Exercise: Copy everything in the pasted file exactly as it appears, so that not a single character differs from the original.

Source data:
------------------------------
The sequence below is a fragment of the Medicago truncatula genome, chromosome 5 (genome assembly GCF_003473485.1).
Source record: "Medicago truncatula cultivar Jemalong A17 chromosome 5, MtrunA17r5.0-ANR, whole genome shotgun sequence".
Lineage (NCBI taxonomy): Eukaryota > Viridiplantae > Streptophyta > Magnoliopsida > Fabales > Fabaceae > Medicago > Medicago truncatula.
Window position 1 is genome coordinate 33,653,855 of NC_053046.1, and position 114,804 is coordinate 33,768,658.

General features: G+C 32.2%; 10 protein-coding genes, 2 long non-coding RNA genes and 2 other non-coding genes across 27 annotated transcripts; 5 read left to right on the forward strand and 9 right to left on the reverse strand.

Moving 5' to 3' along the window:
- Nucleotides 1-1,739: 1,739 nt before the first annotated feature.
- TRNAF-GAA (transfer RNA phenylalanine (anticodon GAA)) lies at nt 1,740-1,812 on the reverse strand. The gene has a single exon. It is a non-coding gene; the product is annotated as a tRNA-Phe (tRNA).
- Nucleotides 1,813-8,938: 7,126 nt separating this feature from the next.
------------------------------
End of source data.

The sequence below is a fragment of the Medicago truncatula genome, chromosome 5 (genome assembly GCF_003473485.1).
Source record: "Medicago truncatula cultivar Jemalong A17 chromosome 5, MtrunA17r5.0-ANR, whole genome shotgun sequence".
Lineage (NCBI taxonomy): Eukaryota > Viridiplantae > Streptophyta > Magnoliopsida > Fabales > Fabaceae > Medicago > Medicago truncatula.
Window position 1 is genome coordinate 33,653,855 of NC_053046.1, and position 114,804 is coordinate 33,768,658.

General features: G+C 32.2%; 10 protein-coding genes, 2 long non-coding RNA genes and 2 other non-coding genes across 27 annotated transcripts; 5 read left to right on the forward strand and 9 right to left on the reverse strand.

Moving 5' to 3' along the window:
- Nucleotides 1-1,739: 1,739 nt before the first annotated feature.
- TRNAF-GAA (transfer RNA phenylalanine (anticodon GAA)) lies at nt 1,740-1,812 on the reverse strand. The gene has a single exon. It is a non-coding gene; the product is annotated as a tRNA-Phe (tRNA).
- Nucleotides 1,813-8,938: 7,126 nt separating this feature from the next.